Tag Archives: Paul Finch

Christmas Spirits from Paul Finch

In a Deep, Dark December
Paul Finch
ebook, $1.49

I’ve always enjoyed Paul Finch’s work, but somehow I missed this collection when it came out a few years ago.  And while the afternoon of Christmas Eve may be a tad late for some of you to enjoy these stories, you should keep it in mind for next year.

In a Deep, Dark December contains four short stories and one novella.  I took a detailed look at the novella, “The Killing Ground”, a few years ago.  You can read the review here. I’m not going to rehash what I said.  I did reread the story, and it held up quite well.  Instead I’ll discuss the other stories.
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A Review of “The Blood Month” by Paul Finch

medievil12Medi-Evil Book 1
Paul Finch
Brentwood Press
ebook $2.99 Kindle
B&N doesn’t show a listing of the book, even though I bought my copy through them.

So yesterday Paul McNamee posted about a short story by Paul Finch, “Damned Ranker.”   I’ve got the anthology it appeared in (somewhere) but haven’t read it.  I intended to, but ended up reading something else by Finch.  In the conversation Paul and I had in his comments, he mentioned he’d like to see more historical fiction by him.

Which brought me to Darker Ages.  It’s a small hardcover collection of two historical fantasy novellas, published in 2004 by Sarob Press.  It’s long out of print.  I don’t recall where I picked my copy up, but I know it was an intentional purchase.  I’d read After Shocks, Finch’s first collection of ghost stories from Ash-Tree Press.  (I reviewed a story from his second collection.)

Darker Ages looked especially intriguing, and I’m not sure why I didn’t read it when I bought it, but for some reason I didn’t.  The book ended up on a shelf out of the way.  I decided to read the first story, “The Blood Month”, which has since been reprinted in Medi-Evil Book 1.

This is a viking story with a surprising depth to it.  It opens with King Olaf Haraldsson’s defeat at the Battle of Stiklestad.  Finch does a great job describing the battle.  His descriptions of combat reminded me a little of Robert E. Howard’s. Continue reading

Long Looks at Short Fiction: The Killing Ground by Paul Finch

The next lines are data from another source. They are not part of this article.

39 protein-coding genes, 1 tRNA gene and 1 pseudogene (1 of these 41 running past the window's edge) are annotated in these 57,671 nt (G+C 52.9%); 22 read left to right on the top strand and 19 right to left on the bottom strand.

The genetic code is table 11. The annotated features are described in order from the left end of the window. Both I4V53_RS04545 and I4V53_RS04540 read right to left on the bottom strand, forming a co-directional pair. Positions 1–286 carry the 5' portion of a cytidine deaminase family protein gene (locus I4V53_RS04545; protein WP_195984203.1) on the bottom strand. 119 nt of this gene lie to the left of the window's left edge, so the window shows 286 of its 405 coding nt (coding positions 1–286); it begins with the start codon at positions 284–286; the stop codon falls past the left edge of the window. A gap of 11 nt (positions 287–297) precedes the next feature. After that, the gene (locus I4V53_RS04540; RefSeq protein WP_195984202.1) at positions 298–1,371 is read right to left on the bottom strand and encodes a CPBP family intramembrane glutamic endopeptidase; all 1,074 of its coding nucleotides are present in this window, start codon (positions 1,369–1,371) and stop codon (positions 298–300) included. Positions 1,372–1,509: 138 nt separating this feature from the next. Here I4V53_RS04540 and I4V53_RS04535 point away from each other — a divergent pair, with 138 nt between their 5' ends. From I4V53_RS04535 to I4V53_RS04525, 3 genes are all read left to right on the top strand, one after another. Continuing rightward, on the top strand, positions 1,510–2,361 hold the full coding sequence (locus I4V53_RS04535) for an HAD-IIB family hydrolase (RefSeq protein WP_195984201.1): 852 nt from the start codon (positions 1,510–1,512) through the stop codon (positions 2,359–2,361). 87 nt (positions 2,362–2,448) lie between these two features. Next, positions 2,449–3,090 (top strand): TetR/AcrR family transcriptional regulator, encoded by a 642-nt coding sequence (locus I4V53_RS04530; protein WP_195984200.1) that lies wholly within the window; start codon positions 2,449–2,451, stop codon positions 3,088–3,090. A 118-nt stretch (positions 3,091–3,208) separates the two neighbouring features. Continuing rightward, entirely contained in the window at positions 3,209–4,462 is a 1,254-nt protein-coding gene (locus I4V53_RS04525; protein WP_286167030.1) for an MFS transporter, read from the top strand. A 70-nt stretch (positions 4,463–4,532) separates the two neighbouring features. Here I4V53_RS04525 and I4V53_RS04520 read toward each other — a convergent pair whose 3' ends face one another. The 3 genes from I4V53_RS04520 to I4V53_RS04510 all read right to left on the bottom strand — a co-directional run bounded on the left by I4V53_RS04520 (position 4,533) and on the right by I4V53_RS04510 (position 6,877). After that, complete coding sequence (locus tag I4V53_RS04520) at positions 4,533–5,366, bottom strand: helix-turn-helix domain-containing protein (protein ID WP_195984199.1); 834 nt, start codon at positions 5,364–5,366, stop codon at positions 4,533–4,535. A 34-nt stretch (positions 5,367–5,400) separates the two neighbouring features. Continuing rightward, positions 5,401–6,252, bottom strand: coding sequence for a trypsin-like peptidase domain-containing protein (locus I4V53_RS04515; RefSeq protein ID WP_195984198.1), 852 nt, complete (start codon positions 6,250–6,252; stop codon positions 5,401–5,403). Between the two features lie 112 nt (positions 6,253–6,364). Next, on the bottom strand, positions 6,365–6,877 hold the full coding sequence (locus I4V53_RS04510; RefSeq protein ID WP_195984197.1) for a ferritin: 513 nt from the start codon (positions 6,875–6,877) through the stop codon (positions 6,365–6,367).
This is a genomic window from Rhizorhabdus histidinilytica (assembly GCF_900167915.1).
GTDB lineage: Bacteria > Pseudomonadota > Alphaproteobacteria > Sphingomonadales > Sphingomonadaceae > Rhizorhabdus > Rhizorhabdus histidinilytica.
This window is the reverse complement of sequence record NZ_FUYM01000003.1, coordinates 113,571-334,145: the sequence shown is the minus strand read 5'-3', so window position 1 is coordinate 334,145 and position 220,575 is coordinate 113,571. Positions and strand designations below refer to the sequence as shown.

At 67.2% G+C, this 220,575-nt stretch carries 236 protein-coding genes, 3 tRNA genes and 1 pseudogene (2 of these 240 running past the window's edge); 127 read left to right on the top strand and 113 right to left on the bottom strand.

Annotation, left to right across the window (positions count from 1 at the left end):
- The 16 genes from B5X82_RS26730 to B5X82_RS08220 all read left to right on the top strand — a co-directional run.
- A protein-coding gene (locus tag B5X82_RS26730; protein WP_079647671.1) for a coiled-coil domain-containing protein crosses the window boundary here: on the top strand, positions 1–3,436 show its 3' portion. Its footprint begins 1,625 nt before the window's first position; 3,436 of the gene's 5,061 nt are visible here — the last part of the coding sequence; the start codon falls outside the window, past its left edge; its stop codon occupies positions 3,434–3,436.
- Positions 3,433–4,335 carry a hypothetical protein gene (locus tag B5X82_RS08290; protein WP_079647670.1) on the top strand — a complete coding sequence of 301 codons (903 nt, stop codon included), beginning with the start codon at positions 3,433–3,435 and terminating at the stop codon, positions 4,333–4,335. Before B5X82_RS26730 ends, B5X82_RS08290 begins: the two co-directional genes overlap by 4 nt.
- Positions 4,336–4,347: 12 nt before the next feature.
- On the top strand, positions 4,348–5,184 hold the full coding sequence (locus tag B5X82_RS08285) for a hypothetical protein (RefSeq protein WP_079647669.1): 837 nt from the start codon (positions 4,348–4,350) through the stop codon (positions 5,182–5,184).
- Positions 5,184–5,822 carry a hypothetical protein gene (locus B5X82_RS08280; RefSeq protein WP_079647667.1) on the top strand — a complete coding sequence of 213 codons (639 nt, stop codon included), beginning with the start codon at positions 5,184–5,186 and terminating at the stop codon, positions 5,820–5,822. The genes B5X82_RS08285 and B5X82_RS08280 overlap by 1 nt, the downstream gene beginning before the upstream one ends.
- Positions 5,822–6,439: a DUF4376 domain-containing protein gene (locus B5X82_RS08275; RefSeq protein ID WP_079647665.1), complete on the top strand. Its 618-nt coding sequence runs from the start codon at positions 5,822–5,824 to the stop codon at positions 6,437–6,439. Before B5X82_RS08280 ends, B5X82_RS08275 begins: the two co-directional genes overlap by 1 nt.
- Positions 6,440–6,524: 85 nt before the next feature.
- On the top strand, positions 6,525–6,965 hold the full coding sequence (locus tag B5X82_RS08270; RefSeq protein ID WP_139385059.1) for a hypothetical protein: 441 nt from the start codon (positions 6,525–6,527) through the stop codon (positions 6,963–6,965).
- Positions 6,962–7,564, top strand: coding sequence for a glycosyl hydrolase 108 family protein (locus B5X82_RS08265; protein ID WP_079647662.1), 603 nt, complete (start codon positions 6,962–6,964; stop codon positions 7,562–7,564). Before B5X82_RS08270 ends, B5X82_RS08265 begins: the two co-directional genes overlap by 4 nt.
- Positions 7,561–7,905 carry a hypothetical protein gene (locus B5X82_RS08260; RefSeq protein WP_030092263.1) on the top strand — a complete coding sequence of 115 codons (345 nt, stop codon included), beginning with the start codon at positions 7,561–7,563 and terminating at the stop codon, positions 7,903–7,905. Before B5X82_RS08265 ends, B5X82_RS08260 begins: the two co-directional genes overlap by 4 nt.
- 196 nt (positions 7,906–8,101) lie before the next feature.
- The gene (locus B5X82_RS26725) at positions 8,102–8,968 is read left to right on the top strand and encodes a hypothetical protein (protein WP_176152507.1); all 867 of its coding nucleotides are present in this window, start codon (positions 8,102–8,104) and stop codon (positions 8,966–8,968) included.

The Killing Ground
by Paul Finch
collected in Ghost Realm
Ash-Tree Press,
hardcover, 247 pg., 2008, Cndn $49/ US $49/ L28

When I was in second or third grade, I don’t recall which, I checked out a volume from the school library called A Book of Ghosts and Goblins by, so the internet tells me, Ruth Manning-Sanders.  The internet also tells me it was a collection of folktales from around the world.  I don’t remember that part of it, nor do I remember many particulars about most of the stories.  This was, after all, about [CENSORED] years ago.  I remember a few things.  There was one where a little girl got lost or something and ended up in a castle with a talking skull.  The skull had her fix a pancake for supper.  When the girl cut the pancake in half, the skull’s half turned black.  I don’t remember what else happened, but that scene made an indelible impression on me.

The other story I remember, and I remember it quite well to this day, was the final story, “The Leg of Gold.”  You’ve probably heard or read at least one version of it.  The wife of a rich man trips on the stairs, falls, and breaks her leg so badly it needs to be amputated.  He replaces it with a leg of gold.  Some time passes, and once again she trips (on the hem of her dress, as I recall) and falls, this time breaking her neck.  Her husband has her buried with the leg, but the valet sneaks back to the graveyard and steals it.  Or something to that effect.  Anyway, this is where the action takes place.  The wife starts calling out from the grave day and night for her leg of gold.  The husband goes to the grave to console her, telling her she was buried with it.  She ignores him (probably just like she did in life) and continues to call for the leg.  Finally, the husband gets tired of hearing her calling day and night, night and day, and sends the valet, who by this time is on the verge of a nervous breakdown, to the grave to find out what she wants.  When he asks, she cries, “It is you that I want,” rises up from the grave, and drags him back down with her where she devours him.

That story scared the living crap out of me.  I woke up in the middle of the night every night for the next seven nights, terrified that there were ghosts in the room.  I know it was seven nights, because I counted them. I was afraid I would never get another peaceful night’s sleep.  There was a whole series of books by this author, and I remember the library having some of them.  I don’t recall if I read any of the others, though.  Probably learned my lesson with this one.  On the other hand, knowing me, naah, probably not.  I think I checked out at least one other book in the series, although I didn’t have as extreme a reaction to the contents. Continue reading